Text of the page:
Moving on to the subject of jobs, he said that across the nation, states are down 40-50% on jobs. "Jobs are going everywhere, but here. Factories are moving production to Mexico, Japan, China. Schools, hospitals are all devastated. We are going to make the country great for everyone: Hispanics, blacks, for our hard-workers. People are working harder today than they did 18 years ago and yet they are making less. Plants are opening in Mexico. We are being out-dealt by Japan; by China. We have a 505 billion dollar trade deficit with China; they don't even want our product! Apple will start making their product here, they just don't know it yet!"
Around 8:30, I decided to cut out of there early and get home to my 11 month old that my husband was watching. Saying goodbye to the people I was with, I headed to the one designated exit at the very top of the seats solo, as Trump started talking about building the wall. "They say it can't be done, but China built a great wall, and that was 2,000 years ago!"
My plastic crochet canister had been moved from the entrance where I left it and was nicely placed on a table, with my lone crochet hook inside (I know you were worried about this), along with metal water containers and other items that were not allowed inside. As I picked it up and headed out the gates, I walked into the strongest police presence I have ever seen. At least 50 officers in full riot gear were standing in a line that stretched pretty far. Immediately, I started to second-guess my decision to leave by myself, but was glad that I was leaving early.
It was the police presence and what they may have known to be in such force that scared me, not the protesters. I really didn't see too many actually, almost all of them just seemed to be groups of teenagers just hanging out. One man held a sign with a rendering of Trump with HITLER in bold letters, and I heard him say to someone who was taking a picture of it "We can have a discussion if you'd like." I walked through the parking lot and took a right along Fairview. This was just after 8:30, and when there must have been a group flooding the streets at the intersection of Fair and Fairview. Two police cars zoomed past me, sirens on. Then three more. In total, I saw around 10 units headed in the opposite direction of where I was headed, which told me I was going the right way.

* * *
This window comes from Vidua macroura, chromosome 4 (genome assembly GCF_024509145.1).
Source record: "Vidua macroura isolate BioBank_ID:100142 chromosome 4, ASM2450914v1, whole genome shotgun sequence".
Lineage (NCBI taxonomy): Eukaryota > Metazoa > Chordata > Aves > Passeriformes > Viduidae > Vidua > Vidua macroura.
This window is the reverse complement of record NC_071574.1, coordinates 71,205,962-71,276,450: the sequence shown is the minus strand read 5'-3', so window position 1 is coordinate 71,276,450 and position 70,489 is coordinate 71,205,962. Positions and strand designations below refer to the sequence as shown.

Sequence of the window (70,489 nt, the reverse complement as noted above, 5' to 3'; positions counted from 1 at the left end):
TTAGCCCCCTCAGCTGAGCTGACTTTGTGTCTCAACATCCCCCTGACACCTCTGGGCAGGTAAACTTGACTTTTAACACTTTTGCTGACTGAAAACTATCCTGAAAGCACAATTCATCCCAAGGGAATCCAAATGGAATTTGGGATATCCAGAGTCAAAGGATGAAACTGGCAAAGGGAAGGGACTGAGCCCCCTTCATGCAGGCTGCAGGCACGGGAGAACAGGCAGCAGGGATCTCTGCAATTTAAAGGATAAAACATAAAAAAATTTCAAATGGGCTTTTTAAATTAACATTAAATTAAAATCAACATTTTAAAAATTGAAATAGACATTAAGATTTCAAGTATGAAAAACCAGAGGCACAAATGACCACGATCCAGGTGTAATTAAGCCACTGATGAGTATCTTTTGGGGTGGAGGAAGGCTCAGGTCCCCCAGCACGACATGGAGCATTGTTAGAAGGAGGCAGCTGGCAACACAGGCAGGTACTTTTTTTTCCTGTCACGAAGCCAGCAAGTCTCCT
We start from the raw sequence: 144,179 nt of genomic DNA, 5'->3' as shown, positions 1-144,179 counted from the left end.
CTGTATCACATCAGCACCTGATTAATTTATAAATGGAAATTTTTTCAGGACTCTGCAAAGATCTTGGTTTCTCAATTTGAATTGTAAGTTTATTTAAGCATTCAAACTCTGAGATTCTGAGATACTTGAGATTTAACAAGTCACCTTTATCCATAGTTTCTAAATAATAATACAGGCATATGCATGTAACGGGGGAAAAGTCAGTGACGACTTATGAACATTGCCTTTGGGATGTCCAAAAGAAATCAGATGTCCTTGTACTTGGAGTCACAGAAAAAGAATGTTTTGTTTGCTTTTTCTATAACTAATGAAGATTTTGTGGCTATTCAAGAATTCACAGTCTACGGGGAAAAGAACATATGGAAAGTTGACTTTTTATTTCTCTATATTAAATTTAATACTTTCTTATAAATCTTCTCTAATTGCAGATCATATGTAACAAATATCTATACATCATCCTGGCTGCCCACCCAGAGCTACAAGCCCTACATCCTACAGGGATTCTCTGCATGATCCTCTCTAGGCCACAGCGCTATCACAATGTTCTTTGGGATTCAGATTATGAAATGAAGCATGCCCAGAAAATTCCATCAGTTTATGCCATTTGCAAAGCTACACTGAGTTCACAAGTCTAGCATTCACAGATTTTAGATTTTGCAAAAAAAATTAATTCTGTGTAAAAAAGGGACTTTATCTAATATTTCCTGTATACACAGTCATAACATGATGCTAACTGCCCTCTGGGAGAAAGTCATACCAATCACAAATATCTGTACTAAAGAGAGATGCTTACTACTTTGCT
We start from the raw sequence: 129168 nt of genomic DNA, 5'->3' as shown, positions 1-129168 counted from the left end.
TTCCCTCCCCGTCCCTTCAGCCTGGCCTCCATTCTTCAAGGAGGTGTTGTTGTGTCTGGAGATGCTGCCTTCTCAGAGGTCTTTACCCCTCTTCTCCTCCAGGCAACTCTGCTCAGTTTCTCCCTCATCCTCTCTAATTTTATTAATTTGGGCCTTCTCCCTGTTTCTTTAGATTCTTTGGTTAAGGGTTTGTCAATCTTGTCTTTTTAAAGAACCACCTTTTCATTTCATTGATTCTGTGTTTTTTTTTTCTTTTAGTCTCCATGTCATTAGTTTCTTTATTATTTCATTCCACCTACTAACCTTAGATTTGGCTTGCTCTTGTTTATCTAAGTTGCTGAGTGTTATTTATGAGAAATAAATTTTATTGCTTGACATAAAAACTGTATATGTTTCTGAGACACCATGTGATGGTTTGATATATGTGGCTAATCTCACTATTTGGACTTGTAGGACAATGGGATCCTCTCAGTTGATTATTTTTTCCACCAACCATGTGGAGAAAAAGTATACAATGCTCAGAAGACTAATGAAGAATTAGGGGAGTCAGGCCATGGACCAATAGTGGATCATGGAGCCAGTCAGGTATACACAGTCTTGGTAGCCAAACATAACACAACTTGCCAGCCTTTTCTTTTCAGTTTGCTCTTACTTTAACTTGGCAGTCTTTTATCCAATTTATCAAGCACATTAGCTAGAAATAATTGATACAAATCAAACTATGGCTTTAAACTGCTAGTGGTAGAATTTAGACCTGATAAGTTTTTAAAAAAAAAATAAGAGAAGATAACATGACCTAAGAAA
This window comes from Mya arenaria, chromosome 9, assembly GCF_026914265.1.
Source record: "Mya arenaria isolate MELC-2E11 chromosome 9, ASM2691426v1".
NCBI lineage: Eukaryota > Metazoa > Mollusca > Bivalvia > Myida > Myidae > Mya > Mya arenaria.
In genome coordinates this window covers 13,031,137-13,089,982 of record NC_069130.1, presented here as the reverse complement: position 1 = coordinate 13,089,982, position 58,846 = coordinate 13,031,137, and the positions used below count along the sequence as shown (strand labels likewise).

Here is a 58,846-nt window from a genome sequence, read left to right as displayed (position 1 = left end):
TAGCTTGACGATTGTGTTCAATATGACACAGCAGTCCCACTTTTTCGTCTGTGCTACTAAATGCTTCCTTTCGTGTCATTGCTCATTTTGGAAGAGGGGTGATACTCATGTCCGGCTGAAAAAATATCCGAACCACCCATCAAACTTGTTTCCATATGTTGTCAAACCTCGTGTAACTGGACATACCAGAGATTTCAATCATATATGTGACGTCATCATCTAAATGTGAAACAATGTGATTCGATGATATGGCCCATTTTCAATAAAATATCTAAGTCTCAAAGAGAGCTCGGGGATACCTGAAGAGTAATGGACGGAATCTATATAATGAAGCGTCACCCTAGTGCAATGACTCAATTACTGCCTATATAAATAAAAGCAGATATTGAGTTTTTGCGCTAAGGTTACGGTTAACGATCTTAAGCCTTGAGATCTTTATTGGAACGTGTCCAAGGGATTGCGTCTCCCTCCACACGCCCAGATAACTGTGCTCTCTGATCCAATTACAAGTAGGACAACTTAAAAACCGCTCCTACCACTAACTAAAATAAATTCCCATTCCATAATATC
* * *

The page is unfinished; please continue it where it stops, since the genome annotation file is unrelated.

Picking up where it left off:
Home just after 9pm, I was able to watch the "protests" from my couch.
From The LA Times:
The scene outside the Donald Trump rally was chaotic as a crowd of hundreds of mostly young protesters blocked the streets. Many were carrying Mexican flags. Protesters smashed a window on at least one police car, punctured the tires of a police SUV, and at one point tried to flip a police cruiser. A young man got on top of the police cruiser and started stomping on it before slipping and falling off. Protesters scribbled anti-Trump messages on police cars and on at least one red sports car parked in a gas station parking lot.By "mostly young" protesters, they mean teenagers, and teenagers who care more about getting some attention than obeying the law. I know plenty of well-educated, law-abiding people who don't agree with Trump, and there are even more out there, but if they were there, they were not the ones flooding the streets, and not the ones that the media focused on. Standing and having a discussion or debate makes for less than thrilling ratings and the media loves to play up the drama and danger.
In all, it was an experience that I'm glad to say I was a part of.